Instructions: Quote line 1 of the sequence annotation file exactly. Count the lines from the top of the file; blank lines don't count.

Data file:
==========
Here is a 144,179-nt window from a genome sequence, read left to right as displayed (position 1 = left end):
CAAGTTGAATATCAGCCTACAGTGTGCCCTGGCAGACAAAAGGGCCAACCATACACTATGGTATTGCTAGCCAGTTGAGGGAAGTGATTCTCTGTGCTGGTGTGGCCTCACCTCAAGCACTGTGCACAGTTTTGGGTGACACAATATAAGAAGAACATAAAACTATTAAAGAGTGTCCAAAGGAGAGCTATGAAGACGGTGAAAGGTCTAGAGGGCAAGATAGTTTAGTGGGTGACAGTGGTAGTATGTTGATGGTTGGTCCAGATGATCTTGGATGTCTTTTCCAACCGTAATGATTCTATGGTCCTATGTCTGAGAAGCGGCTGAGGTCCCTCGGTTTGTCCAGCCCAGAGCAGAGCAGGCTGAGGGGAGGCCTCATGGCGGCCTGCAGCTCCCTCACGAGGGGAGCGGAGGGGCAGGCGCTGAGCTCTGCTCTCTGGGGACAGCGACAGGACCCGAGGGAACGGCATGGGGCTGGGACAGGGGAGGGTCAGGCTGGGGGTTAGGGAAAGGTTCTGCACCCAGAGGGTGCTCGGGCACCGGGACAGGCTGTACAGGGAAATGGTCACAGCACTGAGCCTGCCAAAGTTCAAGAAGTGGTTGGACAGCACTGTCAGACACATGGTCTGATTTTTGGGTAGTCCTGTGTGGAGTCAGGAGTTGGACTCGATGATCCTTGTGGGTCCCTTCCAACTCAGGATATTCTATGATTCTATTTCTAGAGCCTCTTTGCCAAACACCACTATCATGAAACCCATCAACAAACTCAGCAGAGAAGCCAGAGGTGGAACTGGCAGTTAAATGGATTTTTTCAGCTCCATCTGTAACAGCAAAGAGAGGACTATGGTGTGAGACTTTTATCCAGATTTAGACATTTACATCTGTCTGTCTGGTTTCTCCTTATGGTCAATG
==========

Here is a 144,179-nt window from a genome sequence, read left to right as displayed (position 1 = left end):